Tuesday, 22 September 2015
If there is one thing that the independence movement needs less than the infamous factionalism of the left it is people jumping on the bandwagon as the media exploit personal antagonisms and jealousies among leading figures on the left for the purposes of a vendetta against one of the establishment's most reviled hate-figures.
I feel somewhat justified in using the term "feminazi", not least because those who responded so vituperatively to my comment were themselves guilty of using language in a way that trivialise an abhorrent ideology. I refer to people who deploy the word "sexist" as a cudgel with which to bludgeon into silence those whose views they take exception to - however irrationally - without regard for the appropriateness of the language.
The "feminazis" were repeatedly invited to point out what was sexist in my post. None could do so. But this didn't deter them from repeating the inane accusation, ad nauseam and with ever increasing shrillness - as if that alone would make it true.
It wasn't only these bile-spewing harpies who reacted to my rather innocuous remarks with melodramatic hysteria. Another category included those who regard even the slightest reluctance to join in their "Two Minute Hate" as a wholehearted endorsement of the subject. One is either an enthusiastic participant in their game of detestation trumps, or one is unceremoniously assigned to a diametrically opposed camp reserved for those who perversely venerate the hate-figure du jour. There is only pure hatred or cult-like devotion. No other possible attitude exists. Not even benign indifference.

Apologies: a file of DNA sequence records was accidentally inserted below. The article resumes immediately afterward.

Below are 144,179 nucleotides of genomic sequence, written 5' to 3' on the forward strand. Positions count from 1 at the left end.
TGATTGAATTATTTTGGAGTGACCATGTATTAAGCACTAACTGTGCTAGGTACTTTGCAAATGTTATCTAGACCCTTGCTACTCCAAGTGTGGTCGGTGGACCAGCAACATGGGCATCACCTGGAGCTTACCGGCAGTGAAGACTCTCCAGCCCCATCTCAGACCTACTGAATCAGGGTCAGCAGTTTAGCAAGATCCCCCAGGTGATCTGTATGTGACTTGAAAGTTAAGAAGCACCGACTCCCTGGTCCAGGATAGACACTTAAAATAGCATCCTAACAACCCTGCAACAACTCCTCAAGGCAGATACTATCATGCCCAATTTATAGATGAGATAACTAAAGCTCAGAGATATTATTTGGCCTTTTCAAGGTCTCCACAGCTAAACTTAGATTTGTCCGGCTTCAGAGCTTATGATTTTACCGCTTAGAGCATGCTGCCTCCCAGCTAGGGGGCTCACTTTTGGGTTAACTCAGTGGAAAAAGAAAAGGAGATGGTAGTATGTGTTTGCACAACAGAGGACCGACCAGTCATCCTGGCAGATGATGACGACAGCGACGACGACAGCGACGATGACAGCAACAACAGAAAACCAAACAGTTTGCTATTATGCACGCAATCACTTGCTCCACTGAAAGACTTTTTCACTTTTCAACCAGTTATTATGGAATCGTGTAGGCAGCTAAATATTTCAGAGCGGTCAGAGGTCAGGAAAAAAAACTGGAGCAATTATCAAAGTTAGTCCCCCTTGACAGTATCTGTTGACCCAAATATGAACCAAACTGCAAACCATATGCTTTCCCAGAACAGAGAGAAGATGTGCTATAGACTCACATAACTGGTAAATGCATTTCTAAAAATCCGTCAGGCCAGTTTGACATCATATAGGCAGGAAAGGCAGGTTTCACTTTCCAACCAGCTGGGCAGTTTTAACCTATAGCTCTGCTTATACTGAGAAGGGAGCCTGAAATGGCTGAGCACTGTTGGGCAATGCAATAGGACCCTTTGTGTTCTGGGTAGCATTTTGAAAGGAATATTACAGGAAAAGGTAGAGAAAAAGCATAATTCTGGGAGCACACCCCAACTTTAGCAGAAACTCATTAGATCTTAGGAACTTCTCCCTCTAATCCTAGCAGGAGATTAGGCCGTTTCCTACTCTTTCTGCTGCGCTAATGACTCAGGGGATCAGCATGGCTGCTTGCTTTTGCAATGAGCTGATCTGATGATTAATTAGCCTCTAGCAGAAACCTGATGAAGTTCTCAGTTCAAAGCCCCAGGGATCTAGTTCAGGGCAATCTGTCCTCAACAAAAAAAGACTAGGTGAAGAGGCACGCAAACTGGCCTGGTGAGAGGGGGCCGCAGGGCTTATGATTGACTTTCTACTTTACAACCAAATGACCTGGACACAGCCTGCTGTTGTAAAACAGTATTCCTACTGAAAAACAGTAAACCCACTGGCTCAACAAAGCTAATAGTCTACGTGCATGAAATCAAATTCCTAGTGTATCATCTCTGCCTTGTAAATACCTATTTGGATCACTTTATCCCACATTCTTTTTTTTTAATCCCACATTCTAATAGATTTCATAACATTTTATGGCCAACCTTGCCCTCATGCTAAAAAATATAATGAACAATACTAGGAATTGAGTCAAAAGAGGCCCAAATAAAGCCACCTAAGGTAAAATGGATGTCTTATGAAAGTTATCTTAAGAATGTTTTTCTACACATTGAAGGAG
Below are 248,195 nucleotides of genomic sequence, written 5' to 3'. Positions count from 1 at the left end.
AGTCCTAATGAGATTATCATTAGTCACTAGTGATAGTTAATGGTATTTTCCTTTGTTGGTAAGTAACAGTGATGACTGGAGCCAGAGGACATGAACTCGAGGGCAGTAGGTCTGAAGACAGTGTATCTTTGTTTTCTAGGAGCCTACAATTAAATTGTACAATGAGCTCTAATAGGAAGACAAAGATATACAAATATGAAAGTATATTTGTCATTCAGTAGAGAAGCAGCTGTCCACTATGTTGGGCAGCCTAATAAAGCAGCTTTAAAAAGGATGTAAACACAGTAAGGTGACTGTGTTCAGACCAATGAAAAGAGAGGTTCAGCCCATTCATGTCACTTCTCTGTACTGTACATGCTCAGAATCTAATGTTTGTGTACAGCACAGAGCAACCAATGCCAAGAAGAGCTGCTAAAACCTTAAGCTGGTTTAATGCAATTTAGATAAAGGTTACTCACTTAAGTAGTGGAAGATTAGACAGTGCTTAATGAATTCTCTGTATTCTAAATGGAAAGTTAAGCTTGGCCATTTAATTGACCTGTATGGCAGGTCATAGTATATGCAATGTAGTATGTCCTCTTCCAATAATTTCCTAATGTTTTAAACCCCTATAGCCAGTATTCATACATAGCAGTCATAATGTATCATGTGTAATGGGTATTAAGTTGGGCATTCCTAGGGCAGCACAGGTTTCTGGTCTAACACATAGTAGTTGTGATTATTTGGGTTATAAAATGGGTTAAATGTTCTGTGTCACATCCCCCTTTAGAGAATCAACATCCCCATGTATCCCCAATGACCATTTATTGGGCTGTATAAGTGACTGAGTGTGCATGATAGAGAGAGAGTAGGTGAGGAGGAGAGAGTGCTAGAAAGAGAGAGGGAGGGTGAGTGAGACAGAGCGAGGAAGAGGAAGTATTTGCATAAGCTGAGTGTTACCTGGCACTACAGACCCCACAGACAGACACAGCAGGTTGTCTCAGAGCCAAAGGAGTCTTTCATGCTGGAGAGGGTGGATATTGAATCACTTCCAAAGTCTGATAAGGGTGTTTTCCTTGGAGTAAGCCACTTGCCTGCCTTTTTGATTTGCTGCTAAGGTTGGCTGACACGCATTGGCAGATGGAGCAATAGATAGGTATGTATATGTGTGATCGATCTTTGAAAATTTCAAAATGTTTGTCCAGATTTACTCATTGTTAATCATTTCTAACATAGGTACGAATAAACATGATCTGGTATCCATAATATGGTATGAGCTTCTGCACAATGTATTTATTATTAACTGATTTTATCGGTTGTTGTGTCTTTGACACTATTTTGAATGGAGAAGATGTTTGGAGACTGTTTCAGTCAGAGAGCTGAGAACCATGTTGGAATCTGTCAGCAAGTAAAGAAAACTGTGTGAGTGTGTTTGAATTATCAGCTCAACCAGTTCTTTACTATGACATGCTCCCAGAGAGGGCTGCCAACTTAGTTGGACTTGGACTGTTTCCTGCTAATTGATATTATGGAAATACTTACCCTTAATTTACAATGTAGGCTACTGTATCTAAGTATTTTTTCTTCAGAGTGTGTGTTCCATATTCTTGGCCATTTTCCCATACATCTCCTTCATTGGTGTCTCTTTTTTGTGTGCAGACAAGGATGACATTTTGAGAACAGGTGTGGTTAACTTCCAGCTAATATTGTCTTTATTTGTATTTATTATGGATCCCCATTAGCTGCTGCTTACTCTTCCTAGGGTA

The hate-figure in question on this occasion is, of course, Tommy Sheridan. Although astute readers will have noticed that my original post made no mention of that particular individual. Or any female persons. Or any persons at all. And for very good reason.
Those who imagined that my post was all about Tommy Sheridan were guilty of what I call "creative reading". That is to say, they read something other than what was written. They added their own content and connotations so as to create the thing they were geared up to react to. It's rather similar to, if considerably more crude than, the politician's "art" of fitting the question to the answer that they have prepared, even if there are two totally unrelated topics involved.
This isn't about Tommy Sheridan. It would be gratifying if some people would get over their inane obsession with the man. The self-destructive factionalism to which I refer was rife on the political left long before Sheridan was even born. And the establishment has always stood ready to exploit such divisions for its own nefarious ends.
My concern is that the Yes movement might be tainted by this puerile internecine squabbling. The strength of the Yes campaign has been its inclusiveness. Now, coteries are forming and asserting the right to determine who is and is not deemed fit to be part of "their" movement. People are denounced as "not fitting into the ethos". They are declared persona non grata by self-appointed gate-keepers of the independence movement. They are cast out by self-ordained guardians of the purity of the cause.
To anyone who has had even passing experience of group-based left-wing politics, all of this will be sickeningly familiar.
Tommy Sheridan is merely a high-profile target. But there must always be a target. Because these groups define themselves by their targets. Once they have flexed their muscles on Sheridan, they will move on to others - all the while cheered on by the ruling elites who have everything to gain from a weak and fragmented countervailing power.